>>>> It knows better the mechanism is bidirectional, needs to open
      >>>> a new endpoint on the client or has to use polling/piggyback.
      >>>> I'd keep the option open to use an alternate transport
      >>>> for callbacks.
      >>>>
      >>>
      >>> I don't think this is a good idea for a few reasons. First, I don't think the transport really knows if should be bi-directional. This will usually be determined by the network configuration. For example, might have a setup where allows socket connections out, but firewall blocks incoming sockets. Don't know of a way for us to discover this from within remoting automatically.
      >>>
      >>
      >>
      >> It is only the transport that knows whether it can support
      >> bidirectionality.
      >> SOAP does not, sockets can.
      >> I'm saying it should be configurable, but it should not be upto each
      >> user of remoting to handle the different mechanisms.
      >> You wouldn't write a NotificationListener in jmx that has to support
      >> polling or async callbacks. It is the responsibility of jmx to deliver the notification
      >> to the registered handler.
      >> The same should be true of any remote aspect.
      >>
      >
      > Agreed.
      >

      We have gotten burned on this in the past and think that is should really be determined at the sub-system level (if want to do it programatically) or by configuration (if just want to default entire transport protocol). However, if you can tell me how to avoid the following scenario, I'll concede.

      Client wants to add itself as a notification listener to a remote mbeanserver. The remoting layer makes the invocation over a network to the remote mbeanserver using a socket connector (thus being bidirectional). The remote mbeanserver adds the notification listener (will be a proxy, but not important for this example). The remote mbean server then generates a notification to be dispatched to the notification listener. The remoting layer then attempts to make socket connection back to the client's remoting server, but the firewall between the client's remoting server and the server's remoting server blocks this, so can not establish connection back in. Therefore, the client never receives any notifications and just thinks none have been generated by the remote mbeanserver since no way for server to tell client that there was a problem.

      There are many ways we can set up remoting so that it can be told if each transport should be bidirectional or not, but don't think setting it to a hard-code value that can not be changed is good (I know that is the way it is in the code now, but like I was saying, it has burned me in the past during a demo and needs to be changed).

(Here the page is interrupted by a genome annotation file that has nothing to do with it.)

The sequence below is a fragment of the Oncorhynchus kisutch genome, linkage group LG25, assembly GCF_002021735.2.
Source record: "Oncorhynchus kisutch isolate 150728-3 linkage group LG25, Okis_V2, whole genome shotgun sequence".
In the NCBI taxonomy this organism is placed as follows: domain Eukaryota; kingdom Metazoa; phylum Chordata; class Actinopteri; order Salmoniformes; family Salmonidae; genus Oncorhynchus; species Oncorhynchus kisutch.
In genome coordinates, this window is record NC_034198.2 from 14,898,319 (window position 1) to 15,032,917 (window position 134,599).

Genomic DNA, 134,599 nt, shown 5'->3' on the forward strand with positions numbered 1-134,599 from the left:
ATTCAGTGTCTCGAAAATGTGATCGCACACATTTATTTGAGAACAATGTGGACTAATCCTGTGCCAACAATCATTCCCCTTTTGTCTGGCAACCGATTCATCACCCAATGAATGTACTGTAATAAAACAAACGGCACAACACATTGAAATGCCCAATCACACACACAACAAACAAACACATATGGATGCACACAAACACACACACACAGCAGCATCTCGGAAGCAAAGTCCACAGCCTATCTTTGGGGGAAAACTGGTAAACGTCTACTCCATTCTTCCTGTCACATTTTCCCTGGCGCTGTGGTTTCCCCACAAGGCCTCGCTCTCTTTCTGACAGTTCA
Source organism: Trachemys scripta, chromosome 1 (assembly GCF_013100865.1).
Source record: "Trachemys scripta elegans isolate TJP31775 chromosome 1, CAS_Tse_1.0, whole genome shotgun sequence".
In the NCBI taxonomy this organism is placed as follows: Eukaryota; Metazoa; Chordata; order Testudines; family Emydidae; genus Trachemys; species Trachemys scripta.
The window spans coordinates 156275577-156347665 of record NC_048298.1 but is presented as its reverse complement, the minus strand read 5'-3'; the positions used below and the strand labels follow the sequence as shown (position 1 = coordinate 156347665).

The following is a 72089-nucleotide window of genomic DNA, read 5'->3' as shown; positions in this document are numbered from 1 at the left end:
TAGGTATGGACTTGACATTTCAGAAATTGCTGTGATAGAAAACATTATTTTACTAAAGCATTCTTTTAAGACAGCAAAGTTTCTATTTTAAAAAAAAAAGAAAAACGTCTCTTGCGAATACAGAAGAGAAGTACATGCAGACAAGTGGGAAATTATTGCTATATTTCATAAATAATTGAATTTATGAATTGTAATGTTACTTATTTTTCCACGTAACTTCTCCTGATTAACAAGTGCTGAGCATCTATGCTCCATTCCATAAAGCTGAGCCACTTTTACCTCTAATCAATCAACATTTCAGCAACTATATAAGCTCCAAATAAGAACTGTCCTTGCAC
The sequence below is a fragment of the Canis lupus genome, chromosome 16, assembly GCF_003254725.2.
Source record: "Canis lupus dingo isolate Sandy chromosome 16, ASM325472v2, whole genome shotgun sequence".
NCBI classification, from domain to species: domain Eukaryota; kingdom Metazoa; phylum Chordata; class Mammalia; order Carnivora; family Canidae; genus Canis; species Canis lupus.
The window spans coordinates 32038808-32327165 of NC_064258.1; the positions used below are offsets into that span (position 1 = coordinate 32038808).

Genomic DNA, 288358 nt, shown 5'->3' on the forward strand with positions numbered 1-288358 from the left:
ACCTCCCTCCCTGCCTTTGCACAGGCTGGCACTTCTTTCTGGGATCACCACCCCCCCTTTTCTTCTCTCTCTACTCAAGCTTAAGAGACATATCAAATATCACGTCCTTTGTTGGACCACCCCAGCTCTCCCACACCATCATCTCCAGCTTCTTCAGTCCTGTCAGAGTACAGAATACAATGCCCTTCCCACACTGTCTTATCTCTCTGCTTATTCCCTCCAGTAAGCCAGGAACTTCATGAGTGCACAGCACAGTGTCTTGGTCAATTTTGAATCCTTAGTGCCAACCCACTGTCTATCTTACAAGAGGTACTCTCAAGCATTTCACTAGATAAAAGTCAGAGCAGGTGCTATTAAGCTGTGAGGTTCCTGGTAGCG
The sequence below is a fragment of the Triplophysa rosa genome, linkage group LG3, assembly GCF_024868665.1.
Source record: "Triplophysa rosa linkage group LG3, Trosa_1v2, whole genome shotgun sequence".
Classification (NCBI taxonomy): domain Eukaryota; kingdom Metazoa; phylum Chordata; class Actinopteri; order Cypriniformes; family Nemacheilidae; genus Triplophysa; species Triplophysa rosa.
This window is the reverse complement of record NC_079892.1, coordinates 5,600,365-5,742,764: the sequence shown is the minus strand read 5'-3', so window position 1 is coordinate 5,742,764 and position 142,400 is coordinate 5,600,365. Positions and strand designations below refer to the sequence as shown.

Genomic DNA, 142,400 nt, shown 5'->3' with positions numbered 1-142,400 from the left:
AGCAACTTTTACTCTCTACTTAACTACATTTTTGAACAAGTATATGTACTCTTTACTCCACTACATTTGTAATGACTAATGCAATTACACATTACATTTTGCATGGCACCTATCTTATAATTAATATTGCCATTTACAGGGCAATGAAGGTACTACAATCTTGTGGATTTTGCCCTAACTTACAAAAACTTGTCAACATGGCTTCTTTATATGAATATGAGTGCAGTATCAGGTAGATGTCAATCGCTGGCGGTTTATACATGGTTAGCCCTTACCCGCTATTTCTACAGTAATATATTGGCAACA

>>
      >>> Second, would like to allow the user the ability to have callbacks on a different transport. An example would be using socket transport for making outbound invocations, but soap for inbound (for callbacks in this case). This puts the burden on the user of remoting, but think that's where it should lie.
      >>>
      >>
      >>
      >> Configuration yes, implementation no.
      >>
      >
      > This should be a low priority item anyways as we currently have no need for it.
      >

      This is already built in (by design).

      >>
      >>> I agree with not having to open a new endpoint for pooling callbacks (which already exists within remoting, just not at transport level). Could change to piggyback callbacks on return from invocations when doing pooling, so they will be there locally when client makes getCallbacks() call.
      >>>
      >>> The only problem is when callbacks exist on server, but client has not made an invocation since the callbacks were generated on the server, so no callbacks exist locally when client makes getCallbacks() call. Would have to incur the extra call across the wire to make sure client gets all callbacks that exist, so not sure if this buys us much.
      >>>
      >>
      >>
      >> This describes the polling/piggyback which is ok when the callback
      >> is not time dependent. The client will also want to be able
      >> configure a transport where direct invocation from server to client
      >> is possible for timely responsiveness.
      >>

      Think we should put off the piggybacking for now and just make the call on the server for callbacks when doing polling. I can't think of any use case where client would ask for callbacks and not care if gets any back (even if they exist on server). Maybe later we can add piggyback and if not had a invocation (which would use the piggyback to get callbacks) within a certain amount of time, then would call to server to get them (otherwise, just return what have locally).


      >>
      >>>> The more complicated requirement is to provide a mechanism similar
      >>>> java.rmi.Remote and UnicastRemoteObject.
      >>>> With this mechanism, a remote object can be passed between jvms.